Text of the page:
24. Hoebeke ER, Carter ME (2003) Halyomorpha halys (Stål) (Heteroptera: Pentatomidae): a polyphagous plant pest from Asia newly detected in North America. P Entomol Soc Wash 105:225–237Google Scholar
  25. Holt RD (1977) Predation, apparent competition and the structure of prey communities. Theor Popul Biol 12:197–229CrossRefPubMedGoogle Scholar
  26. Hou Z, Liang H, Chen Q, Hu Y, Tian H (2009) Application of Anastatus sp. against Halyomorpha halys. For Pest Dis 28:39–43Google Scholar
  27. Huang MD, Mai H, Wu WN, Poo CL (1974) The bionomics of Anastatus sp. and its utilisation for control of Tessaratoma papillosa Drury. Acta Entomol Sin 17:362–375Google Scholar
  28. Jones WA (1988) World review of the parasitoids of the southern green stink bug, Nezara viridula (L.) (Heteroptera: Pentatomidae). Ann Entomol Soc Am 81:262–273CrossRefGoogle Scholar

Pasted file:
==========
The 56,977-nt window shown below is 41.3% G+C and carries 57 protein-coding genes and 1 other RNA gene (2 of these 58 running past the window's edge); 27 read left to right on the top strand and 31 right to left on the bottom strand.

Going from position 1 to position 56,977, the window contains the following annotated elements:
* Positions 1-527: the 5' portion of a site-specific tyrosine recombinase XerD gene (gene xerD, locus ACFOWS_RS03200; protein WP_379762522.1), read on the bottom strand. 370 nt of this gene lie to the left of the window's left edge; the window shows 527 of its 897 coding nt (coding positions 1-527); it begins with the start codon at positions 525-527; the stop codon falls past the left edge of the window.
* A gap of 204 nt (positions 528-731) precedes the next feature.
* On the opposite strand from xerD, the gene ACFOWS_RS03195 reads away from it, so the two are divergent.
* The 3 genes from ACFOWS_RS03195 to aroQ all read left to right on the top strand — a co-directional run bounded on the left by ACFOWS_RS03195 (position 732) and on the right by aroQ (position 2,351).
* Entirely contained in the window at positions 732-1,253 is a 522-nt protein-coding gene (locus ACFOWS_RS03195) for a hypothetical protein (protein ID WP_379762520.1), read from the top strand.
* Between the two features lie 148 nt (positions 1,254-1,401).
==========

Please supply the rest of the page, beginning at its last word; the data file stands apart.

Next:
29. Jones AL, Jennings DE, Hooks CRR, Shrewsbury PM (2014) Sentinel eggs underestimate rates of parasitism of the exotic brown marmorated stink bug, Halyomorpha halys. Biol Control 78:61–66CrossRefGoogle Scholar
  30. Kenis M, Auger-Rozenberg M, Roques A, Timms L, Péré C, Cock MJW, Settele J, Augustin S, Lopez-Caamonde C (2009) Ecological effects of invasive alien insects. Biol Invasions 11:21–45CrossRefGoogle Scholar
  31. Kivan M, Kilic N (2005) Effects of storage at low-temperature of various heteropteran host eggs on the egg parasitoid, Trissolcus semistriatus. Biocontrol 50:589–600CrossRefGoogle Scholar